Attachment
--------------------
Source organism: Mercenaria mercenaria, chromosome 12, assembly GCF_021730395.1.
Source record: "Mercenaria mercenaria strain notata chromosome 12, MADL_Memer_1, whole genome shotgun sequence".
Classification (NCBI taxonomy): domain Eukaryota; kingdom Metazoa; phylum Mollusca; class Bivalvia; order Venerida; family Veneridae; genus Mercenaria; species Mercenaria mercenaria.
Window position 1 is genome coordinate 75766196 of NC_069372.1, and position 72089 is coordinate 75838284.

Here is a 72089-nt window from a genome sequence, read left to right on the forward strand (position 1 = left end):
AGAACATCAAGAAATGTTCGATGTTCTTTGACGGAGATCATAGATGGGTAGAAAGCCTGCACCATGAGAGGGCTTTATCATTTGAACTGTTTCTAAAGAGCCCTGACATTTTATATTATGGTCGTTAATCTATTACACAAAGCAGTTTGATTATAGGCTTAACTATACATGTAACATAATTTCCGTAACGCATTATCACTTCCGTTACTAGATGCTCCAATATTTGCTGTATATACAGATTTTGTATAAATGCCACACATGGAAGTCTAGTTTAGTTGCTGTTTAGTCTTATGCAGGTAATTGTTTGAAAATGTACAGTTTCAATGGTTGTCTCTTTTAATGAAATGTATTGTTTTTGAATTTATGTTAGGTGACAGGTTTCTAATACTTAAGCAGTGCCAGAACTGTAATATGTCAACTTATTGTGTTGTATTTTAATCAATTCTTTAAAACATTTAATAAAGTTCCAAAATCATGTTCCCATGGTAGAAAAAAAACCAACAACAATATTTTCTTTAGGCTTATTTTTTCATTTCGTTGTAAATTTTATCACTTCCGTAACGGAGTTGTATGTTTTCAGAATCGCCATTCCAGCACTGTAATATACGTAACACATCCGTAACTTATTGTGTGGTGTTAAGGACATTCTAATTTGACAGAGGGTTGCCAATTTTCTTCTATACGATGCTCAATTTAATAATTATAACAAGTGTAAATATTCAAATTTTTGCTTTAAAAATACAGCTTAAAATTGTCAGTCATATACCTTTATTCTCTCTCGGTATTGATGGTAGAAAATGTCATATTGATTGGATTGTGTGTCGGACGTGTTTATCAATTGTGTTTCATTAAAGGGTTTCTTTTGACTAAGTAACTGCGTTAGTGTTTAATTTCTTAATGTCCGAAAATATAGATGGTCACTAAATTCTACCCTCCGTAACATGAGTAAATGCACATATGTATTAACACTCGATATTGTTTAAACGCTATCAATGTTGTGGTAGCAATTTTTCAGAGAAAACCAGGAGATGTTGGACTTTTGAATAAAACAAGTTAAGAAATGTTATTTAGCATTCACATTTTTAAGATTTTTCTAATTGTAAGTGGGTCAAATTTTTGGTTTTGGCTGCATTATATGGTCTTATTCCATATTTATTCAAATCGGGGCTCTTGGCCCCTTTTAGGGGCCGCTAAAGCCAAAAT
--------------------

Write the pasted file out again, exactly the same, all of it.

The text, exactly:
Source organism: Mercenaria mercenaria, chromosome 12, assembly GCF_021730395.1.
Source record: "Mercenaria mercenaria strain notata chromosome 12, MADL_Memer_1, whole genome shotgun sequence".
Classification (NCBI taxonomy): domain Eukaryota; kingdom Metazoa; phylum Mollusca; class Bivalvia; order Venerida; family Veneridae; genus Mercenaria; species Mercenaria mercenaria.
Window position 1 is genome coordinate 75766196 of NC_069372.1, and position 72089 is coordinate 75838284.

Here is a 72089-nt window from a genome sequence, read left to right on the forward strand (position 1 = left end):
AGAACATCAAGAAATGTTCGATGTTCTTTGACGGAGATCATAGATGGGTAGAAAGCCTGCACCATGAGAGGGCTTTATCATTTGAACTGTTTCTAAAGAGCCCTGACATTTTATATTATGGTCGTTAATCTATTACACAAAGCAGTTTGATTATAGGCTTAACTATACATGTAACATAATTTCCGTAACGCATTATCACTTCCGTTACTAGATGCTCCAATATTTGCTGTATATACAGATTTTGTATAAATGCCACACATGGAAGTCTAGTTTAGTTGCTGTTTAGTCTTATGCAGGTAATTGTTTGAAAATGTACAGTTTCAATGGTTGTCTCTTTTAATGAAATGTATTGTTTTTGAATTTATGTTAGGTGACAGGTTTCTAATACTTAAGCAGTGCCAGAACTGTAATATGTCAACTTATTGTGTTGTATTTTAATCAATTCTTTAAAACATTTAATAAAGTTCCAAAATCATGTTCCCATGGTAGAAAAAAAACCAACAACAATATTTTCTTTAGGCTTATTTTTTCATTTCGTTGTAAATTTTATCACTTCCGTAACGGAGTTGTATGTTTTCAGAATCGCCATTCCAGCACTGTAATATACGTAACACATCCGTAACTTATTGTGTGGTGTTAAGGACATTCTAATTTGACAGAGGGTTGCCAATTTTCTTCTATACGATGCTCAATTTAATAATTATAACAAGTGTAAATATTCAAATTTTTGCTTTAAAAATACAGCTTAAAATTGTCAGTCATATACCTTTATTCTCTCTCGGTATTGATGGTAGAAAATGTCATATTGATTGGATTGTGTGTCGGACGTGTTTATCAATTGTGTTTCATTAAAGGGTTTCTTTTGACTAAGTAACTGCGTTAGTGTTTAATTTCTTAATGTCCGAAAATATAGATGGTCACTAAATTCTACCCTCCGTAACATGAGTAAATGCACATATGTATTAACACTCGATATTGTTTAAACGCTATCAATGTTGTGGTAGCAATTTTTCAGAGAAAACCAGGAGATGTTGGACTTTTGAATAAAACAAGTTAAGAAATGTTATTTAGCATTCACATTTTTAAGATTTTTCTAATTGTAAGTGGGTCAAATTTTTGGTTTTGGCTGCATTATATGGTCTTATTCCATATTTATTCAAATCGGGGCTCTTGGCCCCTTTTAGGGGCCGCTAAAGCCAAAAT